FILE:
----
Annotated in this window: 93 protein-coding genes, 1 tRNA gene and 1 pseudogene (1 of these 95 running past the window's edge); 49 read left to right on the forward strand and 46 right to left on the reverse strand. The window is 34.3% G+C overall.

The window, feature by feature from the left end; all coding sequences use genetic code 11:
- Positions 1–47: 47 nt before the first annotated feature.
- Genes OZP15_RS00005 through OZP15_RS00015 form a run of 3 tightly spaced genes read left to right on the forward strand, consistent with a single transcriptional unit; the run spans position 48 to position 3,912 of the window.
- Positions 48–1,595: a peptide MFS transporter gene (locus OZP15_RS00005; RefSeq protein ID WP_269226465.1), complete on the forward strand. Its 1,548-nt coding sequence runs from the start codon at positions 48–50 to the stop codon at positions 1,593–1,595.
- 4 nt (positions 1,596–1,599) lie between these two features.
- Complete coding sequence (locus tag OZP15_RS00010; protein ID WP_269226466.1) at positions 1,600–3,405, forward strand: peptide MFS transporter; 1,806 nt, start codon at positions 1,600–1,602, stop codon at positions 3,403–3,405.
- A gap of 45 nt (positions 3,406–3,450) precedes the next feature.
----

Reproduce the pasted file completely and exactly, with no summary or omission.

Annotated in this window: 93 protein-coding genes, 1 tRNA gene and 1 pseudogene (1 of these 95 running past the window's edge); 49 read left to right on the forward strand and 46 right to left on the reverse strand. The window is 34.3% G+C overall.

The window, feature by feature from the left end; all coding sequences use genetic code 11:
- Positions 1–47: 47 nt before the first annotated feature.
- Genes OZP15_RS00005 through OZP15_RS00015 form a run of 3 tightly spaced genes read left to right on the forward strand, consistent with a single transcriptional unit; the run spans position 48 to position 3,912 of the window.
- Positions 48–1,595: a peptide MFS transporter gene (locus OZP15_RS00005; RefSeq protein ID WP_269226465.1), complete on the forward strand. Its 1,548-nt coding sequence runs from the start codon at positions 48–50 to the stop codon at positions 1,593–1,595.
- 4 nt (positions 1,596–1,599) lie between these two features.
- Complete coding sequence (locus tag OZP15_RS00010; protein ID WP_269226466.1) at positions 1,600–3,405, forward strand: peptide MFS transporter; 1,806 nt, start codon at positions 1,600–1,602, stop codon at positions 3,403–3,405.
- A gap of 45 nt (positions 3,406–3,450) precedes the next feature.